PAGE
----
Esurance spent about 18 months building the Coverage Rules Engine system. It started in 2013 and put the system into production use in 2014. The first goal was to make it easier and faster for Wolfe and the data researchers to put their findings into rules governing coverage.

But that faster analysis translated into richer customer interaction. Indeed, the CRE platform brings the world of online insurance closer to the traditional world of the insurance agent sitting down with the customer face to face. Data analysis from the data warehouse can help formulate the packages of options that are most likely to succeed, but "we never assume we're getting the answer right," Kornweibel says.

The CRE relies on the answers that a customer provides for 20 to 25 questions, which provide about 55 variables that it can work with in modifying initial package presentation. The CRE "is creating models and rule sets to drive personalization in real-time," Kornweibel says.

The performance is constantly measured by comparing the success rate of customers signing up versus those who leave without buying.

Agility is a key piece of the platform, in order to allow for targeted experiments like the one for adding a towing option. The data research team can quickly add those experiments by composing rules in R, rather than needing to go through a much longer IT development process. (R is a language frequently used in data mining and statistical research.)

By implementing the Coverage Rules Engine platform, Esurance has saved the equivalent of $500,000 to $1 million a year in IT development or analytics software-as-a-service subscriptions, Kornweibel estimates. The CRE itself cost less than $1 million to develop and bring into production.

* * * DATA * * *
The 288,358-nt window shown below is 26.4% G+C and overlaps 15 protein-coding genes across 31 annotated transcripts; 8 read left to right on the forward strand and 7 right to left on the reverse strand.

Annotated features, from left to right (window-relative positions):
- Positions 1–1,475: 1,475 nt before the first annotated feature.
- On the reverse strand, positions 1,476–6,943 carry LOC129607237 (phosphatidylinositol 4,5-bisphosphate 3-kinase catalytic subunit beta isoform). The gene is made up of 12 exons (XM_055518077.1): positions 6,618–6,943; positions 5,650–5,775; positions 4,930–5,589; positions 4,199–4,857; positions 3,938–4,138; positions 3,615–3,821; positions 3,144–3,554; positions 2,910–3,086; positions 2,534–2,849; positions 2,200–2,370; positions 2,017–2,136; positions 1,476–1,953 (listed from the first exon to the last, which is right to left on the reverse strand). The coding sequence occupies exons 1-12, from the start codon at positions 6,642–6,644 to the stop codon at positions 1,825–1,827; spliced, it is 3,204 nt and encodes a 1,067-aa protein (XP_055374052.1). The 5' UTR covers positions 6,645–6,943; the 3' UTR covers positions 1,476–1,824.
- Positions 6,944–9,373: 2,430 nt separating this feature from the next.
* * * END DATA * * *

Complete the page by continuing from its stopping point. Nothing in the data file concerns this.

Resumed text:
The company also thinks CRE's customer-facing function helps Esurance customers buy the right amount of insurance coverage.

With the homeowner's option, for example, many customers will click through it because they already have insurance and aren't interested. But those who try it out find they can qualify for a discount by combining home and auto with one insurance provider.

That's part of the purpose of the CRE. The engine knows what's possible behind the scenes with insurance combinations, and it's bringing that information forward in quotes for the customer. Esurance advertises it will personalize your car insurance in half the 15 minutes that another online insurer (GEICO) boasts about, and that can build customer loyalty. "We wanted to keep them engaged by giving them the right tools," Kornweibel says.

About the Author(s)

Charles Babcock

Editor at Large, Cloud

Charles Babcock is an editor-at-large for InformationWeek and author of Management Strategies for the Cloud Revolution, a McGraw-Hill book. He is the former editor-in-chief of Digital News, former software editor of Computerworld and former technology editor of Interactive Week. He is a graduate of Syracuse University where he obtained a bachelor's degree in journalism. He joined the publication in 2003.